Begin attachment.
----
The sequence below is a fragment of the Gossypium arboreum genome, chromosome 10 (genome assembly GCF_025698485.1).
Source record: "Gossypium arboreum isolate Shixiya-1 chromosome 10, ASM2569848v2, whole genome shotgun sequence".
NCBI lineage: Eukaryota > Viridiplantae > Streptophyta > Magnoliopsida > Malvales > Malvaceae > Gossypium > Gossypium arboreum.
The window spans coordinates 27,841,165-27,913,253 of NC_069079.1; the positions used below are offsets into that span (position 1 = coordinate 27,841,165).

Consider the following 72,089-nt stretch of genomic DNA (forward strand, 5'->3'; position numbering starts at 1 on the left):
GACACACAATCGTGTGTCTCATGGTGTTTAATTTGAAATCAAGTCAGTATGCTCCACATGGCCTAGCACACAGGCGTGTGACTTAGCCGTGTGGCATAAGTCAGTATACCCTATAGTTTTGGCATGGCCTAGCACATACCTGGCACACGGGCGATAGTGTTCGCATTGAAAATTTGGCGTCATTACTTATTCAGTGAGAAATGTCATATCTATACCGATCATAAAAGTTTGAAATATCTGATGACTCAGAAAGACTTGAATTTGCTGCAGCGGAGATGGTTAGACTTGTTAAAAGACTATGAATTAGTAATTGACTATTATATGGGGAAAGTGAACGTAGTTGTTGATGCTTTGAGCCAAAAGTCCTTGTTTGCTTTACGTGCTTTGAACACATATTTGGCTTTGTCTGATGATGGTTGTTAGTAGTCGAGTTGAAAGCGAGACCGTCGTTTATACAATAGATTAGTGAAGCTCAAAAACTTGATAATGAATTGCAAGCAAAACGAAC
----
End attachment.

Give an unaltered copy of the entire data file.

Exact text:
The sequence below is a fragment of the Gossypium arboreum genome, chromosome 10 (genome assembly GCF_025698485.1).
Source record: "Gossypium arboreum isolate Shixiya-1 chromosome 10, ASM2569848v2, whole genome shotgun sequence".
NCBI lineage: Eukaryota > Viridiplantae > Streptophyta > Magnoliopsida > Malvales > Malvaceae > Gossypium > Gossypium arboreum.
The window spans coordinates 27,841,165-27,913,253 of NC_069079.1; the positions used below are offsets into that span (position 1 = coordinate 27,841,165).

Consider the following 72,089-nt stretch of genomic DNA (forward strand, 5'->3'; position numbering starts at 1 on the left):
GACACACAATCGTGTGTCTCATGGTGTTTAATTTGAAATCAAGTCAGTATGCTCCACATGGCCTAGCACACAGGCGTGTGACTTAGCCGTGTGGCATAAGTCAGTATACCCTATAGTTTTGGCATGGCCTAGCACATACCTGGCACACGGGCGATAGTGTTCGCATTGAAAATTTGGCGTCATTACTTATTCAGTGAGAAATGTCATATCTATACCGATCATAAAAGTTTGAAATATCTGATGACTCAGAAAGACTTGAATTTGCTGCAGCGGAGATGGTTAGACTTGTTAAAAGACTATGAATTAGTAATTGACTATTATATGGGGAAAGTGAACGTAGTTGTTGATGCTTTGAGCCAAAAGTCCTTGTTTGCTTTACGTGCTTTGAACACATATTTGGCTTTGTCTGATGATGGTTGTTAGTAGTCGAGTTGAAAGCGAGACCGTCGTTTATACAATAGATTAGTGAAGCTCAAAAACTTGATAATGAATTGCAAGCAAAACGAAC